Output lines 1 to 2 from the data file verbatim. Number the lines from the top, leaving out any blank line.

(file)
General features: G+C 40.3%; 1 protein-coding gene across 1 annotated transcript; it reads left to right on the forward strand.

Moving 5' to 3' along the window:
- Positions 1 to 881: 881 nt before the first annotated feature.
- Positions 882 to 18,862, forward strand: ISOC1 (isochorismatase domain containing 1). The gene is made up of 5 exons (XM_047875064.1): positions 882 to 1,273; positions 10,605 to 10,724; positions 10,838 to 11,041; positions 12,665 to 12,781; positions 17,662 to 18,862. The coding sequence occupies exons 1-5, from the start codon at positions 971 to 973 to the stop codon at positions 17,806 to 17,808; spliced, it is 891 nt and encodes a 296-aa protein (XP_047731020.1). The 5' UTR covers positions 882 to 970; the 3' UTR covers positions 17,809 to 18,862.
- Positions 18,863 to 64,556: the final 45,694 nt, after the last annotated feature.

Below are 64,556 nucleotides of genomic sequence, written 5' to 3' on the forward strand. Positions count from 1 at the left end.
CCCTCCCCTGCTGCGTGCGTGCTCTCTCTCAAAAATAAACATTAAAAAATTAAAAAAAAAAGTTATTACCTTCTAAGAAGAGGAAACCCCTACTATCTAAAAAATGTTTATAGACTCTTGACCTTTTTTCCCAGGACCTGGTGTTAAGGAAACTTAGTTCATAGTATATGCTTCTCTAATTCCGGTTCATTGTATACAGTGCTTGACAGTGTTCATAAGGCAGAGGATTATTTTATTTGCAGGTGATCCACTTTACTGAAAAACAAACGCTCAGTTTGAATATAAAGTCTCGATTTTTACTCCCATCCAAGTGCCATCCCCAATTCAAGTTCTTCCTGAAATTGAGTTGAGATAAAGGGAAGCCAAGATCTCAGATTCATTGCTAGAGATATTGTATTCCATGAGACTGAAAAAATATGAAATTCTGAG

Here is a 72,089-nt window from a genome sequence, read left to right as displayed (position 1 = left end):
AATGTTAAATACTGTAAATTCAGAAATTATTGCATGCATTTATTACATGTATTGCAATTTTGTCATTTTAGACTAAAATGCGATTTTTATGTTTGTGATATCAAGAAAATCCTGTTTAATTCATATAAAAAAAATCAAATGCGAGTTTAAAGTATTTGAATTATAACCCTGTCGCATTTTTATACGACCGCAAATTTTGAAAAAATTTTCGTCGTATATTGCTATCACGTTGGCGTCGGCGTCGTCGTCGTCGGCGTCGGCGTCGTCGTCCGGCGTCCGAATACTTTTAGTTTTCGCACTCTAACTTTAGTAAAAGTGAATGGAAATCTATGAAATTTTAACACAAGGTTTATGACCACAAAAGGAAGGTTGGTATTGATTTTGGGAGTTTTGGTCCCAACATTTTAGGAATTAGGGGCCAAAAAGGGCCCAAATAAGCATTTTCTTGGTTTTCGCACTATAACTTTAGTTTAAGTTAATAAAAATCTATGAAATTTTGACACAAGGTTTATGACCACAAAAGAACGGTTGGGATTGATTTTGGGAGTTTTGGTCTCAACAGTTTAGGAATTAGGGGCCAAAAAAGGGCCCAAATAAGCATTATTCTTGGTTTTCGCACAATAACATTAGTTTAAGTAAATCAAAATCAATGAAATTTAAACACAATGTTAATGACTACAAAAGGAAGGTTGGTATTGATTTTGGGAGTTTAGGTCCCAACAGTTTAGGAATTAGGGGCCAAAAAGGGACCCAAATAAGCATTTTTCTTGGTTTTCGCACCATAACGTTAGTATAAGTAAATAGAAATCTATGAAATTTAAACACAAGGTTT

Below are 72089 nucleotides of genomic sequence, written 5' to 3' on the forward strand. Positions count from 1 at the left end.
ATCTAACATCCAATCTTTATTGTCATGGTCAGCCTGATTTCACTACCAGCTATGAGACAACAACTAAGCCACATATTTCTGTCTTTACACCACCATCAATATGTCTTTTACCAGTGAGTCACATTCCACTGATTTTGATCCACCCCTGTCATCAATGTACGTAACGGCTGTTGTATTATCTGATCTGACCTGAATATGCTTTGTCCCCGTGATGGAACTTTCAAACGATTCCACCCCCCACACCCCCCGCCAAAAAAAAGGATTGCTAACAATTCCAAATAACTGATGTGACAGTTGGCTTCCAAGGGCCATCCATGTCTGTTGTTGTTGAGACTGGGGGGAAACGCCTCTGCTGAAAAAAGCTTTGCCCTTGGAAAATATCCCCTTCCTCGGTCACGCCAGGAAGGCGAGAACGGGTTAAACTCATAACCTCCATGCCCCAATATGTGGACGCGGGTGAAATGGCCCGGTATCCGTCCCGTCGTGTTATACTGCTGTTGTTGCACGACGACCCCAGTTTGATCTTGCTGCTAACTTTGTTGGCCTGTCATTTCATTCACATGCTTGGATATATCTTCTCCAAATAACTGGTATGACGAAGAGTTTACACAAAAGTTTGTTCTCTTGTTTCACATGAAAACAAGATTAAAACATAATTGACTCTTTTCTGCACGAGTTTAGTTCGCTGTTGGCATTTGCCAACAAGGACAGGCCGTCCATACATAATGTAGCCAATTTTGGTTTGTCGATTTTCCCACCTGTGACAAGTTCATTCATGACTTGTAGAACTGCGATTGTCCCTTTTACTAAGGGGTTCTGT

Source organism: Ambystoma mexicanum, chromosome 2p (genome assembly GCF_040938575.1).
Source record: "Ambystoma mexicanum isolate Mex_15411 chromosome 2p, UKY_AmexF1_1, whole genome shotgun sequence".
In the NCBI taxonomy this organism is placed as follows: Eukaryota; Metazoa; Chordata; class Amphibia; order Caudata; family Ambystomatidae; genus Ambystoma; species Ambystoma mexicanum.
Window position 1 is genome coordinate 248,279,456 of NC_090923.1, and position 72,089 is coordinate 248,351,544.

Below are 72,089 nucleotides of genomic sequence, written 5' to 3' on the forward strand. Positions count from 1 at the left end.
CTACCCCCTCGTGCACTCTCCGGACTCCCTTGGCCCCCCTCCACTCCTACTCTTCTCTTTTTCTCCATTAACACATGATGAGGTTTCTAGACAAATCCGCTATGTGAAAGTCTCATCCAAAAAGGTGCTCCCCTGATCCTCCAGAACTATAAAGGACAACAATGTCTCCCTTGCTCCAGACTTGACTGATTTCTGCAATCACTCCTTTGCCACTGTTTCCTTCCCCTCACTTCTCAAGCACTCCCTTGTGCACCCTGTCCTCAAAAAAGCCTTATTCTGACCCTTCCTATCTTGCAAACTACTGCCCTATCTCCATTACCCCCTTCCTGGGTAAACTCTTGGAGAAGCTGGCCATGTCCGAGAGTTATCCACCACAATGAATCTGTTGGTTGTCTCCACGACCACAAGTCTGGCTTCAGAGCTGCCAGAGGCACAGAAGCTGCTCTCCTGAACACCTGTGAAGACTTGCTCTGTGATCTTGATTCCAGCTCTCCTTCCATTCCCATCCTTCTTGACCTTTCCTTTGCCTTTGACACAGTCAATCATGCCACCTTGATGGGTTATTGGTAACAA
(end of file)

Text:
General features: G+C 40.3%; 1 protein-coding gene across 1 annotated transcript; it reads left to right on the forward strand.

Moving 5' to 3' along the window: